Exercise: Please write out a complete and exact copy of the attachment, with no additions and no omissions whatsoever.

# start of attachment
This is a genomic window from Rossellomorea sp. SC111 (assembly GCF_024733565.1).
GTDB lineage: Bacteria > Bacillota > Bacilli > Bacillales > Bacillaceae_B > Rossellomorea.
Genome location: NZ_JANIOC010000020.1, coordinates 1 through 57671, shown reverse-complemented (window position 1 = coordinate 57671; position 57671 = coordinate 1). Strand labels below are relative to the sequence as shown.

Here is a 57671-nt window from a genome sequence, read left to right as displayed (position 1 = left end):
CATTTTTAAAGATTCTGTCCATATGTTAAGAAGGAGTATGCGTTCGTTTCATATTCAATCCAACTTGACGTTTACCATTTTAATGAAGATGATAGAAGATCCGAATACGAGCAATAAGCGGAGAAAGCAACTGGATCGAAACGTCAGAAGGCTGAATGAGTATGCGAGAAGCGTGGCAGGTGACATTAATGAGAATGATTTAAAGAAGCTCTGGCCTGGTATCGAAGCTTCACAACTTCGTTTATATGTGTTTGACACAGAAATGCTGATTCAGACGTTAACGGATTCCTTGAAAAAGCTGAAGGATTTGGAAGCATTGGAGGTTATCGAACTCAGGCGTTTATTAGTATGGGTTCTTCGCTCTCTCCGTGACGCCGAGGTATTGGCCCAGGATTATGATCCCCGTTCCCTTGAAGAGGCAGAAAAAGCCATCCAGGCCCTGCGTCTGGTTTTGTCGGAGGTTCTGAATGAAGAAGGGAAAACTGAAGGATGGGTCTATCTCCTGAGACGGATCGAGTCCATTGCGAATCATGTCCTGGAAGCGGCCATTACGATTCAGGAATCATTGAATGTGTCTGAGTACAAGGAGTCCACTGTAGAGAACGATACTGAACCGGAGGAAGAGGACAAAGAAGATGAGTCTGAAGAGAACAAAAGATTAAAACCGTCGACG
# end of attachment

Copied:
This is a genomic window from Rossellomorea sp. SC111 (assembly GCF_024733565.1).
GTDB lineage: Bacteria > Bacillota > Bacilli > Bacillales > Bacillaceae_B > Rossellomorea.
Genome location: NZ_JANIOC010000020.1, coordinates 1 through 57671, shown reverse-complemented (window position 1 = coordinate 57671; position 57671 = coordinate 1). Strand labels below are relative to the sequence as shown.

Here is a 57671-nt window from a genome sequence, read left to right as displayed (position 1 = left end):
CATTTTTAAAGATTCTGTCCATATGTTAAGAAGGAGTATGCGTTCGTTTCATATTCAATCCAACTTGACGTTTACCATTTTAATGAAGATGATAGAAGATCCGAATACGAGCAATAAGCGGAGAAAGCAACTGGATCGAAACGTCAGAAGGCTGAATGAGTATGCGAGAAGCGTGGCAGGTGACATTAATGAGAATGATTTAAAGAAGCTCTGGCCTGGTATCGAAGCTTCACAACTTCGTTTATATGTGTTTGACACAGAAATGCTGATTCAGACGTTAACGGATTCCTTGAAAAAGCTGAAGGATTTGGAAGCATTGGAGGTTATCGAACTCAGGCGTTTATTAGTATGGGTTCTTCGCTCTCTCCGTGACGCCGAGGTATTGGCCCAGGATTATGATCCCCGTTCCCTTGAAGAGGCAGAAAAAGCCATCCAGGCCCTGCGTCTGGTTTTGTCGGAGGTTCTGAATGAAGAAGGGAAAACTGAAGGATGGGTCTATCTCCTGAGACGGATCGAGTCCATTGCGAATCATGTCCTGGAAGCGGCCATTACGATTCAGGAATCATTGAATGTGTCTGAGTACAAGGAGTCCACTGTAGAGAACGATACTGAACCGGAGGAAGAGGACAAAGAAGATGAGTCTGAAGAGAACAAAAGATTAAAACCGTCGACG